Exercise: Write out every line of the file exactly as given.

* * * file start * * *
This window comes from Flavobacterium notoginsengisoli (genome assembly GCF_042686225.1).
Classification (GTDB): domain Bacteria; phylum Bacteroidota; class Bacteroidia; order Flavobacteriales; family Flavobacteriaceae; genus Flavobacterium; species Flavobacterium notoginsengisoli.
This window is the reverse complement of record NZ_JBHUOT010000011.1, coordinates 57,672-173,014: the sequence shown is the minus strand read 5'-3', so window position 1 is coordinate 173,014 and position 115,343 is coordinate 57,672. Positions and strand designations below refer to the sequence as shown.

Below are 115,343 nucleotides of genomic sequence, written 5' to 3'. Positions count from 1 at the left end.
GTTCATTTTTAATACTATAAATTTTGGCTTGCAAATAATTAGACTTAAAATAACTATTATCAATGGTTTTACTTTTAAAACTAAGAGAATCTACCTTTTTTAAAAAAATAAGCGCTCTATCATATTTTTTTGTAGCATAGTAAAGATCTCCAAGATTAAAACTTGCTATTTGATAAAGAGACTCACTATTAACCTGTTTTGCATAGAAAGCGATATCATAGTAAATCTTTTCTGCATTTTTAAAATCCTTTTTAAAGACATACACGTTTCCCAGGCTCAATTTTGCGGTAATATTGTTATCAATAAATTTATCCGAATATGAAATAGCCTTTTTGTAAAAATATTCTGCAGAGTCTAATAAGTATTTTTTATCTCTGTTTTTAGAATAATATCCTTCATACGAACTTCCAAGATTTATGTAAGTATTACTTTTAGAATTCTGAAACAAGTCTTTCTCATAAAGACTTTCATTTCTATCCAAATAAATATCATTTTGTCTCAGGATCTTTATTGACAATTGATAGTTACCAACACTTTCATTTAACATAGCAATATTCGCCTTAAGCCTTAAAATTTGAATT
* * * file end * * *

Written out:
This window comes from Flavobacterium notoginsengisoli (genome assembly GCF_042686225.1).
Classification (GTDB): domain Bacteria; phylum Bacteroidota; class Bacteroidia; order Flavobacteriales; family Flavobacteriaceae; genus Flavobacterium; species Flavobacterium notoginsengisoli.
This window is the reverse complement of record NZ_JBHUOT010000011.1, coordinates 57,672-173,014: the sequence shown is the minus strand read 5'-3', so window position 1 is coordinate 173,014 and position 115,343 is coordinate 57,672. Positions and strand designations below refer to the sequence as shown.

Below are 115,343 nucleotides of genomic sequence, written 5' to 3'. Positions count from 1 at the left end.
GTTCATTTTTAATACTATAAATTTTGGCTTGCAAATAATTAGACTTAAAATAACTATTATCAATGGTTTTACTTTTAAAACTAAGAGAATCTACCTTTTTTAAAAAAATAAGCGCTCTATCATATTTTTTTGTAGCATAGTAAAGATCTCCAAGATTAAAACTTGCTATTTGATAAAGAGACTCACTATTAACCTGTTTTGCATAGAAAGCGATATCATAGTAAATCTTTTCTGCATTTTTAAAATCCTTTTTAAAGACATACACGTTTCCCAGGCTCAATTTTGCGGTAATATTGTTATCAATAAATTTATCCGAATATGAAATAGCCTTTTTGTAAAAATATTCTGCAGAGTCTAATAAGTATTTTTTATCTCTGTTTTTAGAATAATATCCTTCATACGAACTTCCAAGATTTATGTAAGTATTACTTTTAGAATTCTGAAACAAGTCTTTCTCATAAAGACTTTCATTTCTATCCAAATAAATATCATTTTGTCTCAGGATCTTTATTGACAATTGATAGTTACCAACACTTTCATTTAACATAGCAATATTCGCCTTAAGCCTTAAAATTTGAATT